Santa Claus is a regular in any house with wee ones.
He might come down the chimney but once a year, but he is talked about often with gentle words of encouragement to be good…“if you’re a good boy all year then Santa might bring you that train track you really want…”
Or the not so gentle: “If you don’t tidy that room right now, Santa will leave a wet fish and a bag of coal.”
But there’s another magical person I’d forgotten all about until recently. The Tooth Fairy.
And when I say recently, I mean when my eldest announced his tooth had fallen out that day at school but not to worry because it was safely wrapped in tissue in his pencil case and he’d put it under his pillow for the Tooth Fairy.
It took me back to one morning, when I was around Monty’s age.
I woke my mum sobbing because my tooth was still under the pillow and the Tooth Fairy hadn’t left a penny.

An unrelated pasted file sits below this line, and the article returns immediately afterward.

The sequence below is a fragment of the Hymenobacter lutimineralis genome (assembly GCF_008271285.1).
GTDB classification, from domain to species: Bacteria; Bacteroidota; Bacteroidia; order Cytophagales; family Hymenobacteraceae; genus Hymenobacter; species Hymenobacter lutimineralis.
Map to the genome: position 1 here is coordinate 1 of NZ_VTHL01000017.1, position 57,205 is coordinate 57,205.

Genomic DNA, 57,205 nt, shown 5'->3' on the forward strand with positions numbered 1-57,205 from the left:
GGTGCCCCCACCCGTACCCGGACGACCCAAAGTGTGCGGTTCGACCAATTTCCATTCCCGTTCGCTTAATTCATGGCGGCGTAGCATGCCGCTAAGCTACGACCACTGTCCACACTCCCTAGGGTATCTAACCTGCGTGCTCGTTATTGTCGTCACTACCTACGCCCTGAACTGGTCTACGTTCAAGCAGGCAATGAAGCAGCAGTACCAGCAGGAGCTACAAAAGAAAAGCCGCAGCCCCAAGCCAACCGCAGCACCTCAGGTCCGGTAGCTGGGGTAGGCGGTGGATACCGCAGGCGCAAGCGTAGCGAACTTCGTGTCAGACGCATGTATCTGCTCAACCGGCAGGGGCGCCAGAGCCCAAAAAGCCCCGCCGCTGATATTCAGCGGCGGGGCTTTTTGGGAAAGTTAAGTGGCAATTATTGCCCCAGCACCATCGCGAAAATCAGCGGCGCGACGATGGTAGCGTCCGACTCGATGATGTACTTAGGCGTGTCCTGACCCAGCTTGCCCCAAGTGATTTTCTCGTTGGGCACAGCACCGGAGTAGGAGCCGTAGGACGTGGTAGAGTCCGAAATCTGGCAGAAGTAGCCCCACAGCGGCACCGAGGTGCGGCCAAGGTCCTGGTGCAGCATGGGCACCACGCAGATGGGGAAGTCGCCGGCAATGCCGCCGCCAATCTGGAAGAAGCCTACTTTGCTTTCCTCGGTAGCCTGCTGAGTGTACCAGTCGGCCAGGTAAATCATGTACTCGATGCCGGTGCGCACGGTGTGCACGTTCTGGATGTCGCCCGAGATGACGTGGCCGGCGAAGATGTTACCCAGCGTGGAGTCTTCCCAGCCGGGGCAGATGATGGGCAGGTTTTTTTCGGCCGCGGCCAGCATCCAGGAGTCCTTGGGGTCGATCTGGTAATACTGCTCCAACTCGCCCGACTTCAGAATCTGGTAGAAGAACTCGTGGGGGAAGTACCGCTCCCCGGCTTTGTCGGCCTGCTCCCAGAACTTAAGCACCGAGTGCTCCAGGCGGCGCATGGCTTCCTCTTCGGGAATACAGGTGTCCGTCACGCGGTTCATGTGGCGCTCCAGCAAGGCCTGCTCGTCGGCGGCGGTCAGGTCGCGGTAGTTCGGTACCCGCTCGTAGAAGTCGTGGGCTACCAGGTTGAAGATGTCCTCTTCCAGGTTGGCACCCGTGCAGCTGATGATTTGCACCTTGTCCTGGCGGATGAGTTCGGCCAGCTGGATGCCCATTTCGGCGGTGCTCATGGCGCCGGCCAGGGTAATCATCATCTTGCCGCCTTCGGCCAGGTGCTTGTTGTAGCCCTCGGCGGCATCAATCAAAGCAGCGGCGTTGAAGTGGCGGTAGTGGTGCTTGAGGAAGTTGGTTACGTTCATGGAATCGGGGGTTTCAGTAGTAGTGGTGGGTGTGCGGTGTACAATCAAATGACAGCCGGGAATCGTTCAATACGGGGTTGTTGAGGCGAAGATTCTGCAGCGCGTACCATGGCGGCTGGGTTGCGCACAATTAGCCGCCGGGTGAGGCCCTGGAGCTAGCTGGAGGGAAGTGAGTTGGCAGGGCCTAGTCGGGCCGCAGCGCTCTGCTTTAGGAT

I remember the slightly panicked look in her face.
Then her asking me to do something – some chore or other – while she scurried off.
When she reappeared, she wore a big smile and said she had heard the Tooth Fairy had had a very busy night – sometimes she didn’t pick up the last pearly white on her list until 7am.
And there, under my pillow, was a crisp £10 note (a fortune in the eighties and nothing to do with there being no coins around) and I felt like bursting with joy and relief.
Of course, subsequent, less last minute payments fell short of this initial windfall.
Want to read more from Martel Maxwell? Click here
Now the Tooth Fairy is once more in my life and I realised I had no idea what the going rate was, but £2 sounded about right and, funnily enough, that’s what she left and Monty was delighted.
An ask around parents, however, would indicate the Tooth Fairy’s going rates are a little erratic – ranging from 50p to a fiver – and I’ve heard tales of a tenner a tooth.
A tenner a tooth? At that rate the kids will be paying for the next family holiday.
One child I heard of got a present in exchange for their tooth and another, a glittery letter of praise for regular tooth brushing – a sweet touch I grant you.
I knew to expect parental pressure in keeping up with brands of trainers, the latest computer games and football kits.
But if anyone bumps into the Tooth Fairy, could you ask her to stabilise her market rates – on the lower end – please?